Archive for June 2015
And muggy, too, at least for Bakersfield. When the temperature is over 100, and the humidity is over 20%, we think we’re dying. There’s a prediction for 108 and possible rain later in the week.
I’ll think longingly of cooler days . . . such as the January 1999 snowstorm. Here’s our house back then . . .
And here’s a view of the ranch, looking southeast . . .
Looking at these pictures makes me feel cooler — well, maybe a little, anyway!
The predictions for the next couple of days range from 104 to 108. That means I may well skip a couple of days, while hiding from the heat in the house. If something unusual or photogenic happens, of course, I’ll get out there anyway. Meanwhile, here are a couple of pictures of a surprise spike of iris blooms. It’s way too late in the year for iris, but there they are . . .
Here’s a close-up. I wish, once again, I could capture the diamond-dust glitter of certain flowers. You really need motion to see it, though.
So . . . I’ll be back! When it’s under 104, anyway.
I got an e-mail from brother Jim this morning . . . it seems there’s a new member of the family.
This is Brigid, and, if you can’t tell, she’s a baby Irish Setter. Here she’s announcing her presence to the world . . .
And with big sister Mollie . . .
And with . . . well, “cousin”, I guess, Winston.
Oh, Jim and Elizabeth, you’re in for an interesting few months. It doesn’t seem like two years since this . . .
It’s a bumpy ride — but fun all the way!
It had already been a busy day when a knock on the door heralded yet another fire downriver. It looked like a bad one.
The fire department was already on it, with trucks on both sides of the river, so everyone just watched. I switched cameras, to get a better telephoto view.
It looked a lot closer, through the telephoto lens, than it actually was. It was on an island in the river, there was a barrier of sand between the island and our bank of the river, and most of all, the wind was blowing away from us. The closest horses watched with curiosity, but no panic.
People were prepared to move them, but Billy said it wasn’t necessary. As usual, he was right. It certainly was scary-looking, though, and scary-sounding as trees popped in the flames.
The whole thing was over in a little over an hour. The fire department will watch over it until the all of the hot spots die out.
We’re getting pretty tired of this, but I’ll bet the firefighters are even more so. This is not pleasant weather in which to be fighting a fire in full protective gear. Whether it was started by transients with a neglected cooking fire, or teenagers getting a thrill, hasn’t been determined. Either way, it’s just a little bit more ugliness in the world.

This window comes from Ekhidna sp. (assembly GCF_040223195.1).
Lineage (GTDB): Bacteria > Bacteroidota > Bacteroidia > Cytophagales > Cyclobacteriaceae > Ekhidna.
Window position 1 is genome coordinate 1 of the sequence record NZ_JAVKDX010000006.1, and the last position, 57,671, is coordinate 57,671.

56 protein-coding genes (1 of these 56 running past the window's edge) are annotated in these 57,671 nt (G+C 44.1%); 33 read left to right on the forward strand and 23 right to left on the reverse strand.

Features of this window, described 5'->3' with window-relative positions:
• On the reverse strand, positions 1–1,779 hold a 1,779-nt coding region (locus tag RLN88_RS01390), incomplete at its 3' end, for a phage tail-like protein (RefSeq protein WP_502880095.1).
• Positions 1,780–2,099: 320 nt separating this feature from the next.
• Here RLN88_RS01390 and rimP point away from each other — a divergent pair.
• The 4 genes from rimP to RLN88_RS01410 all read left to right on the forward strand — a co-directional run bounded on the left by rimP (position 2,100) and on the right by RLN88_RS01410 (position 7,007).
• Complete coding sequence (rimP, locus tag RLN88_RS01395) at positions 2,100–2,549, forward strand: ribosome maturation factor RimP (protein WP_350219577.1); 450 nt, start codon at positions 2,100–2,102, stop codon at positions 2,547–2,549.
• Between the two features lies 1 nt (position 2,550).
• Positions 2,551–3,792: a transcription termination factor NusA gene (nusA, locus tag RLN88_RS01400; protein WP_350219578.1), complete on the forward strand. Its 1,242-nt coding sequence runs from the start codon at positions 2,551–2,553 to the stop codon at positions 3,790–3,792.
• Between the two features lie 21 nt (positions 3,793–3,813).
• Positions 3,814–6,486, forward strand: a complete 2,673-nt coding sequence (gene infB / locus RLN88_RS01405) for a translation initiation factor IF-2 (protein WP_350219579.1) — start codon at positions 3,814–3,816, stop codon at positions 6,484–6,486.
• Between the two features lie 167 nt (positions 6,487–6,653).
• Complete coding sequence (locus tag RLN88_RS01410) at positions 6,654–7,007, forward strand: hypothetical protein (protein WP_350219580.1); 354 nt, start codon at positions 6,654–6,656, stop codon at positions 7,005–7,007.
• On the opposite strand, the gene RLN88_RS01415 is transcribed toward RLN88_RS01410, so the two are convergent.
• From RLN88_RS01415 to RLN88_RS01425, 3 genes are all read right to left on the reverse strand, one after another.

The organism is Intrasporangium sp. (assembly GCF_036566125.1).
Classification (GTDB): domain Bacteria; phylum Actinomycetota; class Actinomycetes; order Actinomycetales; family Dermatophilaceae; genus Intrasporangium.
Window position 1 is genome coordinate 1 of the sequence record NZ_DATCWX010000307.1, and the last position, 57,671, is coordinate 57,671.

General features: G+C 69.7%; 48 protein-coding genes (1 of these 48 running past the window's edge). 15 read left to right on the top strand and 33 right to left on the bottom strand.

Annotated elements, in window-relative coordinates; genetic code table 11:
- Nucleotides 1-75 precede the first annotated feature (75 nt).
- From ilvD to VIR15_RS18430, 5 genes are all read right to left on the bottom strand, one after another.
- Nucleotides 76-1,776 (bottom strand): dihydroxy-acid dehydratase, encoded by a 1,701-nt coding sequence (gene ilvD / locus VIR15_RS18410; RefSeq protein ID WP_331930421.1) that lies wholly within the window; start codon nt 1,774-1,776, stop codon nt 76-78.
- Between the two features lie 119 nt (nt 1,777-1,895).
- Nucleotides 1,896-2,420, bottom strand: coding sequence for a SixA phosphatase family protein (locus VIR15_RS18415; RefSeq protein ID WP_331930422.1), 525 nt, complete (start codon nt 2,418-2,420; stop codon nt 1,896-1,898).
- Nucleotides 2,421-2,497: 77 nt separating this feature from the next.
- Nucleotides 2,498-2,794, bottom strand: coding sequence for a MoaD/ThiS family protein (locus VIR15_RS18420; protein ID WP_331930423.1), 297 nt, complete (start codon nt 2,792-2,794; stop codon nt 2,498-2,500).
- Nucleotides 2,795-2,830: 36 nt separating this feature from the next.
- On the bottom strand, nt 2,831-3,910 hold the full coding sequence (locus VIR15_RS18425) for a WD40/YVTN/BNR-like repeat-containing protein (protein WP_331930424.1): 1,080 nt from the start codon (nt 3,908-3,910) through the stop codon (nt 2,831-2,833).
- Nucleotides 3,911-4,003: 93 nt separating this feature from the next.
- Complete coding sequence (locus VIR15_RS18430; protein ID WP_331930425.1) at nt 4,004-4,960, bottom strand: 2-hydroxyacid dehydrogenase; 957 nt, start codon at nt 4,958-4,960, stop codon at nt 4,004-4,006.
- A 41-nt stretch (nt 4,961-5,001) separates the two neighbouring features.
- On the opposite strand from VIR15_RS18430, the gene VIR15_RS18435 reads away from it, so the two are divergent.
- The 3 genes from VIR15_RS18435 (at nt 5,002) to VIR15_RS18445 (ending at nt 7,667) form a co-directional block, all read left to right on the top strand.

We need rain.
I’ve used these photos before, but when I changed computers I lost a few; so I’ve been laboriously finding them in my old files and re-editing them. These two are of the ranch in the 1950s.
Here are a group of Girl Scouts and ponies. Billy’s mother Irma worked with the Scouts a lot, including mountain camps, and kept a string of horses and ponies to use. It looks like these girls were a handful — note the one sitting backwards on her pony. I have no doubt, though, that Irma coped.
Notice, too, no uniforms. The uniforms in those days had skirts — no exceptions! No helmets, either; and I’ll bet, no insurance. Lawsuits were unheard of in those days, and no one except English riders wore helmets.
Here are a group of slightly older girls at horse show practice. These would be boarders, not scouts. I believe the horse on the end is Sonkey, who was remembered fondly by everyone who rode in those days.
This might have been taken at the same time; I can see ponies in the background.
There’ll be more old photos from time to time, as I find them and re-edit. They should look better than before, anyway.
The buttonwillows in the lower pasture have become victims of the fire and drought. Buttonwillows, sometimes called buttonbushes, are one of my favorite large bushes/small trees. They are magnets for butterflies and bees in the spring, when their branches are loaded with round little blooms like tiny spaceships. That is when I can get pictures like these, featuring a tiger swallowtail.
We’ve spotted some struggling to regrow in the old spots, and I have a few in pots. I’ve been intending to plant them out, but it’s just been too dry for them to survive. The forecasters, however, are predicting a very wet winter — if El Nino continues to strengthen.
Come on, El Nino — hang in there!
Looking for cool pictures — cool as in making me feel cooler, that is — I found some from when the river was running full. Not just a stream through the sand, but full. These are from June of 2010.
There were so many trees then. Five years of drought and fire will sure change a landscape.
On the other hand, I’m once more reminded that changes have come before. What has been, can be again. Meanwhile, I’ll look at these and feel cooler!